Global Briefs for Nov. 11

By John Martin

Employ the Disabled: The Church of South India will consider a challenge to boost the prospects of disabled people by appointing a fixed percentage to its workforce. This was one of the recommendations emerging from a disability conclave held at the church’s central offices in Chennai, Tamil Nadu. The event saw launch of Engaging with Disabilities, a new resource for ministers and church workers. A conference statement said: “It was proposed that we as the Church of South India can be forerunners in mandating a fixed percentage of representation in the different categories of the CSI workforce, which itself will be a major boost to the employment opportunities for the persons trained in the CSI institutions.”

Judge Invokes Solomon: A dispute between a Jewish man and his Anglican sister about burial of their mother has prompted a U.K. High Court judge to confess he needs “the wisdom of Solomon” to resolve it. Iris Freud returned to Anglicanism after following the Jewish faith of her husband during their married life. Her daughter, Susanna Levrant, wants a traditional Anglican service with much-loved hymns and a rendition of “If You Were the Only Girl in the World,” which Iris’s late husband often sang to the deceased. She wants internment at a cemetery near her home. Her brother, David Freud, wants a more austere Jewish funeral without music and burial in a Jewish cemetery. Justice Richard David Arnold told the court: “It must be deeply distressing for all those concerned. I do not have the judgment of Solomon. However, if this brother and sister cannot agree on this issue, somebody will have to decide, and that will be me.”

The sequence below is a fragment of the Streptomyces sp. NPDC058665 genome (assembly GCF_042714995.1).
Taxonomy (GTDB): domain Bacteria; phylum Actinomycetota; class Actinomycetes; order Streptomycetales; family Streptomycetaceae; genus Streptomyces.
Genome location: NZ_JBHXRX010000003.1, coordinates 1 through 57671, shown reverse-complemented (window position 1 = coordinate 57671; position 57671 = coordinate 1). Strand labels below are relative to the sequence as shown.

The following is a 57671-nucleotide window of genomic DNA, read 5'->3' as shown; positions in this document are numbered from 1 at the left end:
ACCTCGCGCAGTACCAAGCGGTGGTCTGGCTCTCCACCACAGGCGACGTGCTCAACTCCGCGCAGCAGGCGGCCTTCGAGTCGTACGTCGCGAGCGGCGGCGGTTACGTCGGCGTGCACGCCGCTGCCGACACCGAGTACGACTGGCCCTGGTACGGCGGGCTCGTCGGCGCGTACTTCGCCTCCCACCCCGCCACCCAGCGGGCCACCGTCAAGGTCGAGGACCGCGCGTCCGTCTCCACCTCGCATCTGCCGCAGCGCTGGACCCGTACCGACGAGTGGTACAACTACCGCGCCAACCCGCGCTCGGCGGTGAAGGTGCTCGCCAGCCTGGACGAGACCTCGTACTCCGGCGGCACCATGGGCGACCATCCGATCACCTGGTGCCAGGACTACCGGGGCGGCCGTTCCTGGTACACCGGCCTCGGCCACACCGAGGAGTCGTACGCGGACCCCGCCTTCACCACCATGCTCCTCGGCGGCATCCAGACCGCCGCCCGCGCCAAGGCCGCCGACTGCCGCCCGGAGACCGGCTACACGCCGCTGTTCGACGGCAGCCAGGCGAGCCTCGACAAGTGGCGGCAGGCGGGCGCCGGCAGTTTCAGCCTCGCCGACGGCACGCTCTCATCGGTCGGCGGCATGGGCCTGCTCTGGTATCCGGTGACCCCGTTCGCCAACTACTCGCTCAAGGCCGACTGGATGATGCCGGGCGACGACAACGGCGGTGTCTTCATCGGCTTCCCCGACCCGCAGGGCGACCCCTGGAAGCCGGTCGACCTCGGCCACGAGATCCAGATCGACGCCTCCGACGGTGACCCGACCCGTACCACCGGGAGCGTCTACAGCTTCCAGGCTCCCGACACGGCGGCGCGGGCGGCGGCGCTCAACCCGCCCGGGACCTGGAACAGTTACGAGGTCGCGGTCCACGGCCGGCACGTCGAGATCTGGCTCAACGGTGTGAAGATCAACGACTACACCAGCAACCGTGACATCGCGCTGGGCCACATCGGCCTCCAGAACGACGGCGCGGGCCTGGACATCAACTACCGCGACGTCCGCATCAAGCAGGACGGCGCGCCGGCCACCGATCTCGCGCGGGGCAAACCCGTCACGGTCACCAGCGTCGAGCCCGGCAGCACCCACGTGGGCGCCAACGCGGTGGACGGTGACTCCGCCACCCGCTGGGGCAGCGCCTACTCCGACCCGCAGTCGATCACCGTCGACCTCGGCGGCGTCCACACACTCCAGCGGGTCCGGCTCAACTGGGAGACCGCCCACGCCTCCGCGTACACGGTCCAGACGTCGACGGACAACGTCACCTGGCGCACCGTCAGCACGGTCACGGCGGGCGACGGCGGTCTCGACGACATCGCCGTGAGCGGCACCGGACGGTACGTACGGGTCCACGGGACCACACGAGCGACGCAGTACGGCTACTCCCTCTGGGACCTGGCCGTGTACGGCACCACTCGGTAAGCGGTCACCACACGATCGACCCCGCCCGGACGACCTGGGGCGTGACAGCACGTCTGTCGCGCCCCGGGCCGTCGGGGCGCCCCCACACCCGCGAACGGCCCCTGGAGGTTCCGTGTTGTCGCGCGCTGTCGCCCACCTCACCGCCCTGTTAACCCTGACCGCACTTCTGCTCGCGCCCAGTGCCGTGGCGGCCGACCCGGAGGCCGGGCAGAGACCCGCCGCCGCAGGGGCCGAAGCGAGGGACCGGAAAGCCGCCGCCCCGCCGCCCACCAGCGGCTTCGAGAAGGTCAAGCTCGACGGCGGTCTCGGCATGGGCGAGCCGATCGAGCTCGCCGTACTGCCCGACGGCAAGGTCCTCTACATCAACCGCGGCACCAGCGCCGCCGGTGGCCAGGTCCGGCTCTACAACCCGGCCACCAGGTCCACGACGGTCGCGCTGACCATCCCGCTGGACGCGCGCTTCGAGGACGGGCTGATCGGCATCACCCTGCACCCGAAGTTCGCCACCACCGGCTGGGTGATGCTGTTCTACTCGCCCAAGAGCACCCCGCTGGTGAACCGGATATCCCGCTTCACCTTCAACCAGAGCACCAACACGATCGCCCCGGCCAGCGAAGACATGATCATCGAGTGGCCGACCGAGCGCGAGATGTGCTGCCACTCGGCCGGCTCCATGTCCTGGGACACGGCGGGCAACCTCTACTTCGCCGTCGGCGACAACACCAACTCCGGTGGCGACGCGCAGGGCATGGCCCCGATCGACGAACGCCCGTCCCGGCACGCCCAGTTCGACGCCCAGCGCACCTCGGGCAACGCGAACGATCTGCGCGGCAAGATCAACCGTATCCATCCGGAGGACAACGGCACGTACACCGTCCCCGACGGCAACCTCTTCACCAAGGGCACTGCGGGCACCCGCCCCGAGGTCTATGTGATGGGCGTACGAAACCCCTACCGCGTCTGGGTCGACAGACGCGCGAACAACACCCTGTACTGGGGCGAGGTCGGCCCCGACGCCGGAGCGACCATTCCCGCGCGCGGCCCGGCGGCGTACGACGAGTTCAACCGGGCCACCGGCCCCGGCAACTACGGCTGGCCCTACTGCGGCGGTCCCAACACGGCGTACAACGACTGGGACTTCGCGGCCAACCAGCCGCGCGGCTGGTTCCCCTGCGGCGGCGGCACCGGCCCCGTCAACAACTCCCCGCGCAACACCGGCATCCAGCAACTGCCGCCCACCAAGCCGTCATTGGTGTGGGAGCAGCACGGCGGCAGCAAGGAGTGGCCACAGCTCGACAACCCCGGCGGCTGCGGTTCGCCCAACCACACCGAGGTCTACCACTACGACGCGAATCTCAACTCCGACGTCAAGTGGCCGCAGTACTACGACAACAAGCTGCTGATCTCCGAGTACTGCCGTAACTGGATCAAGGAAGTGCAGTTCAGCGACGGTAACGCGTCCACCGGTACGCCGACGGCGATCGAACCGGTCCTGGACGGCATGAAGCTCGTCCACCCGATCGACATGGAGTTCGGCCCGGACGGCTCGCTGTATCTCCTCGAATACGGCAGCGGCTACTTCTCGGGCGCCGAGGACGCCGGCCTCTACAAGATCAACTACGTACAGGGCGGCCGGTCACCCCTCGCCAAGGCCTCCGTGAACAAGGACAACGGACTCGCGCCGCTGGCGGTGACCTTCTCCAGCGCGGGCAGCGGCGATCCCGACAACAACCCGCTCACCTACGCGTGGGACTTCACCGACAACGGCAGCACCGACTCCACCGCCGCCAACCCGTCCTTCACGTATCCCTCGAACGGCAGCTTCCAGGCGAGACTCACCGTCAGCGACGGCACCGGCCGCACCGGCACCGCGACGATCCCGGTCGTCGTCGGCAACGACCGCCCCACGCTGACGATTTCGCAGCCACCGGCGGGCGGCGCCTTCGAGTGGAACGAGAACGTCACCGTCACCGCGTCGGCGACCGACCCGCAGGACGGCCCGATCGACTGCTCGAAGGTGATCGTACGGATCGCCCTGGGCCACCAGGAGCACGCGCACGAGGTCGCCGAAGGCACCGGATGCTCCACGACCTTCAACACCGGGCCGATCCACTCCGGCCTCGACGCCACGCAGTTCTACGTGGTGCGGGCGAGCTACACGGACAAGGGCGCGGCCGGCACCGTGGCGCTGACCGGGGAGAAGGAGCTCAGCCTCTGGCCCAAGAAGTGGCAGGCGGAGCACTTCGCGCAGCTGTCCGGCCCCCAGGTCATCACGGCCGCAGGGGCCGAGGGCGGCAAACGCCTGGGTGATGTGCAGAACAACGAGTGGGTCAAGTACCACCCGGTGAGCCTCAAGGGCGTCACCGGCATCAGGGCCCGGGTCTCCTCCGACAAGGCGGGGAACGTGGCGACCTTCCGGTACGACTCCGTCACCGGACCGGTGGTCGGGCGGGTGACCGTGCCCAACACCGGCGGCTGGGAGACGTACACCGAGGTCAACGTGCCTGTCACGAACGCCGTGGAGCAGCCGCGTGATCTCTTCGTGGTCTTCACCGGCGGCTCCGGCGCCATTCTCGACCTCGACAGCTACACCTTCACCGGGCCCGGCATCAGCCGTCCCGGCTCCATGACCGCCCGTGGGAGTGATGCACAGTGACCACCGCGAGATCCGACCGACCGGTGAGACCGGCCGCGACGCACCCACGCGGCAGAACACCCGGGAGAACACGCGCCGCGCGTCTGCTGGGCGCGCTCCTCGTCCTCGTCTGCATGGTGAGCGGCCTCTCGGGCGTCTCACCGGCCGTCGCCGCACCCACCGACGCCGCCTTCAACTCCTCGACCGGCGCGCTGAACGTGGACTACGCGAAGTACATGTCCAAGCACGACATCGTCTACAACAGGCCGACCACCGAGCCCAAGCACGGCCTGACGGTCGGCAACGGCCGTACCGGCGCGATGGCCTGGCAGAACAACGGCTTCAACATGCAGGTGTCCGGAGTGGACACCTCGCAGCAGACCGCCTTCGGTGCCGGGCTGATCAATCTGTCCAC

Requiem for Street People: St. Martin in the Fields, the royal parish church in Trafalgar Square, London, held an unusual requiem on Nov 5. It commemorated the 194 homeless and destitute people who died in London in the last year. Twelve of the names read out to a church packed with relatives and charity workers died on the streets. The Rev. Stephen Saxby, who was homeless as a teenager, said homeless people and those working with them face challenging times and that sharp government funding cuts for charities was “forcing more and more people in the U.K. into poverty and homelessness.” Mourners laid colorful paper fish along the aisle to the altar to remember each of the 194 dead. The No Name Choir, a charitable group comprising people living on the margins in London, helped lead worship.

Peshawar Mobilizes after Quake: The Church of Pakistan’s Diocese of Peshawar has mobilized a workforce to assist victims of a huge earthquake that devastated parts of neighboring Afghanistan and the Khyber Pakhtunkhwa Province of Pakistan. The earthquake killed 382 and injured 2,700. There are fears that many more are affected in a mountainous region, which is difficult for outsiders to access. The earthquake caused significant damage in Badakhshan Province in Afghanistan and the Khyber Pakhtunkhwa Province of Pakistan last week. Twelve girls were crushed to death trying to escape from their collapsing school. “It jolted the whole country from one end to other,” the Diocese of Peshawar’s Frontier News said. The diocese, located in the Afghan border region, has sent teams to assess the damage and to help victims.

Image: The Church of South India launches its disability solidarity initiative. • Church of South India photo/via ACNS

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